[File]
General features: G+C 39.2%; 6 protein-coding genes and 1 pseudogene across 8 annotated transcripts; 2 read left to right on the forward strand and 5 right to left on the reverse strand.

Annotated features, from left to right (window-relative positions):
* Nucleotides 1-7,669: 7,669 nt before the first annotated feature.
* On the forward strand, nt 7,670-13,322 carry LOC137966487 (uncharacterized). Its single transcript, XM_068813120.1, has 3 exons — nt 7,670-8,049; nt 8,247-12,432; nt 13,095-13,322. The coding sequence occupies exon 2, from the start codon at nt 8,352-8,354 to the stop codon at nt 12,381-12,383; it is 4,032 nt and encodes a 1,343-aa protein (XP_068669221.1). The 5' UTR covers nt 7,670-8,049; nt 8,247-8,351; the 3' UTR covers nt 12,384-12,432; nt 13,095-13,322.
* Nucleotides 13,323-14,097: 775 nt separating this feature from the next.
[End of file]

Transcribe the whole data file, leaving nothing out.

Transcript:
General features: G+C 39.2%; 6 protein-coding genes and 1 pseudogene across 8 annotated transcripts; 2 read left to right on the forward strand and 5 right to left on the reverse strand.

Annotated features, from left to right (window-relative positions):
* Nucleotides 1-7,669: 7,669 nt before the first annotated feature.
* On the forward strand, nt 7,670-13,322 carry LOC137966487 (uncharacterized). Its single transcript, XM_068813120.1, has 3 exons — nt 7,670-8,049; nt 8,247-12,432; nt 13,095-13,322. The coding sequence occupies exon 2, from the start codon at nt 8,352-8,354 to the stop codon at nt 12,381-12,383; it is 4,032 nt and encodes a 1,343-aa protein (XP_068669221.1). The 5' UTR covers nt 7,670-8,049; nt 8,247-8,351; the 3' UTR covers nt 12,384-12,432; nt 13,095-13,322.
* Nucleotides 13,323-14,097: 775 nt separating this feature from the next.